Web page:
I’m in Scotland for work and as I was riding to my hotel from the airport, there was a smattering of signs reading TO LET. In some cases there were 2 signs in two windows with the window frame acting as a separator like this TO|LET.
This isn’t particularly special. In the US it’s the equivalent of FOR RENT or SPACE AVAILABLE…except that my American brain kept translating it to TOILET. To the point that I idly wondered why the Scots need so many toilets. I knew that the signs read TO LET, but in the US, that group of letters is more likely to lead to a toilet than to an apartment for rent. My brain kept filling in the missing letter I with each sign we passed.
There’s no real lesson here except to be careful when filling in the blanks automatically. Because if you really need a toilet, that missing letter is important.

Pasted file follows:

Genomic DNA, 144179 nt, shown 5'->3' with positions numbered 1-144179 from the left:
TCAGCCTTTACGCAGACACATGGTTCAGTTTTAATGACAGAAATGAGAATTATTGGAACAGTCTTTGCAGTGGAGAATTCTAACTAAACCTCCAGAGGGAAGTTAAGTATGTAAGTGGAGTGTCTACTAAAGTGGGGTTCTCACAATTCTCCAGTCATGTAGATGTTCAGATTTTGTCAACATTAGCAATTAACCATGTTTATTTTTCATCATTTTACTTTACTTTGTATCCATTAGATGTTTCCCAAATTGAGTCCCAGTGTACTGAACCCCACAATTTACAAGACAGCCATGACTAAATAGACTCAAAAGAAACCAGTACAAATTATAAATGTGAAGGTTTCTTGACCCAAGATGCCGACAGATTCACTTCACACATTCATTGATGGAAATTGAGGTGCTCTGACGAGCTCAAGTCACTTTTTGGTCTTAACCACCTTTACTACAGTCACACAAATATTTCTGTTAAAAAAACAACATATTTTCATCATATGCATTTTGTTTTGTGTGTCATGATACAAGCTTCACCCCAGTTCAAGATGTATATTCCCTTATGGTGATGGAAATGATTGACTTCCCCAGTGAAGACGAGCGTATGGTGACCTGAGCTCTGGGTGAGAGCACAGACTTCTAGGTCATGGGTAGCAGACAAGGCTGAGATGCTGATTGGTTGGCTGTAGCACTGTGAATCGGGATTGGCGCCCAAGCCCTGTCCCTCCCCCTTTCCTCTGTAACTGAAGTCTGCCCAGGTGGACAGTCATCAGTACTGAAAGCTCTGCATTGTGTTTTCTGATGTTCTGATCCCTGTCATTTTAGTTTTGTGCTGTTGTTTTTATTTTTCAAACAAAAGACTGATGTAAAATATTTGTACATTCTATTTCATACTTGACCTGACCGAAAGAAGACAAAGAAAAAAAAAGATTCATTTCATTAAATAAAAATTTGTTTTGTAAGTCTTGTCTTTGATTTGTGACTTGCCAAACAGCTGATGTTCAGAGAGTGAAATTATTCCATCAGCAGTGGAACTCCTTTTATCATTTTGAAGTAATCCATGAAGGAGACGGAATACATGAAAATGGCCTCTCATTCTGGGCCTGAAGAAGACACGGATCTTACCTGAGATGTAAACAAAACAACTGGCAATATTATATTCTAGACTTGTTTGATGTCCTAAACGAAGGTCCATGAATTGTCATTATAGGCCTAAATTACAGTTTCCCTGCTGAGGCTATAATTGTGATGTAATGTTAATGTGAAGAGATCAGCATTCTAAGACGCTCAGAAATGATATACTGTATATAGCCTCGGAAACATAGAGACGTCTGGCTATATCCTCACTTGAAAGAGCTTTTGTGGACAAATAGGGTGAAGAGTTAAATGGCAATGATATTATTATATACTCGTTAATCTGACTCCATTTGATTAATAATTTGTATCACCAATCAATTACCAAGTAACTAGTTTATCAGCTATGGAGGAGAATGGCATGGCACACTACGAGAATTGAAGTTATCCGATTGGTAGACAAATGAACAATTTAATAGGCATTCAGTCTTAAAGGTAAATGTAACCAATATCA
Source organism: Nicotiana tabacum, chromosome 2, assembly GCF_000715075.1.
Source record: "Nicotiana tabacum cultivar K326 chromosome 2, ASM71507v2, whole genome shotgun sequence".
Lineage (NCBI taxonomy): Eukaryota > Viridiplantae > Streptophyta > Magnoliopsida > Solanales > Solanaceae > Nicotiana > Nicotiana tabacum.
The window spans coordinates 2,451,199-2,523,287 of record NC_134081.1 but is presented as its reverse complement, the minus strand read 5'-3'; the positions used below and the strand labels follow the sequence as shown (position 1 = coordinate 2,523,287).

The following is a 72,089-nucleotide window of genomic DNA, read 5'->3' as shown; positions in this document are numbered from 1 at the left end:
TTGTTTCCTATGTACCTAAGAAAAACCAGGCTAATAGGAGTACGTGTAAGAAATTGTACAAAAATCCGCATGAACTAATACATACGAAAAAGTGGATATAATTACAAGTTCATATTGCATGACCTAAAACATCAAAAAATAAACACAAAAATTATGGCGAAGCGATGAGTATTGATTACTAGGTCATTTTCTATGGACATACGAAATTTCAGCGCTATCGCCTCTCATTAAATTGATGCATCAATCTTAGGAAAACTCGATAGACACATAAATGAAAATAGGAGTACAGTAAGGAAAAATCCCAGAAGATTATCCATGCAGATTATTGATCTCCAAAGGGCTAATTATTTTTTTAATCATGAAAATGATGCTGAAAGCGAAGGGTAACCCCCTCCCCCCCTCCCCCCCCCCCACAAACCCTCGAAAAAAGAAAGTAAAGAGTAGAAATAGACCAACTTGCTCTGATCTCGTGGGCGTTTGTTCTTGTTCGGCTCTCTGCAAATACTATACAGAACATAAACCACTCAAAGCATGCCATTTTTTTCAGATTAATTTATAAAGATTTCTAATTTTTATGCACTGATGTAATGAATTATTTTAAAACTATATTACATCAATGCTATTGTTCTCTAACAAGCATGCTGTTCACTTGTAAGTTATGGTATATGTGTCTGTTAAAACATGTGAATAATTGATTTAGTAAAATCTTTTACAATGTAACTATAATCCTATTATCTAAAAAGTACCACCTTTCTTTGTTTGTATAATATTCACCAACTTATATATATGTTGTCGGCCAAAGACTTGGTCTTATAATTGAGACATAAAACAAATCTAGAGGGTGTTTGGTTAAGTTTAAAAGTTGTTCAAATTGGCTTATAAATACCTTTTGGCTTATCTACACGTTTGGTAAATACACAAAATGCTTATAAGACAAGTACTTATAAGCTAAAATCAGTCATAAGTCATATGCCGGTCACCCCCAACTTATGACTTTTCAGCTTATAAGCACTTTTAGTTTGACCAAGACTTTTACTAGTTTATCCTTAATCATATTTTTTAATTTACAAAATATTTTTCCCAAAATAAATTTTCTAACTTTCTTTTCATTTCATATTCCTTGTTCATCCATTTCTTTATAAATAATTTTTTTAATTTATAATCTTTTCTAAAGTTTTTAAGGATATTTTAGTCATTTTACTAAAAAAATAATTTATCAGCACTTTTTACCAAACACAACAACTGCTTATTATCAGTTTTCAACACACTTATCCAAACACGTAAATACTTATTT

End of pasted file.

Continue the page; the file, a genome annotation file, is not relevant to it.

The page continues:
The problem with security books is that they fall into one of two camps. Security books written by auditors explain good security principles, but don’t offer enough detail for use in a specific application. Books written for applications are often filled with details on boxes to check, but thin on important concepts like mitigating controls.
With the Security and Audit Field Manual, we’ve tried to tackle both. Each chapter addresses a set of security principles and details how those principles can be applied using features in Dynamics 365. What makes these books work is that good principles are good principles regardless of the software involved. The key, the expertise, is in applying those principles to a specific piece of software, without losing the principle in the process.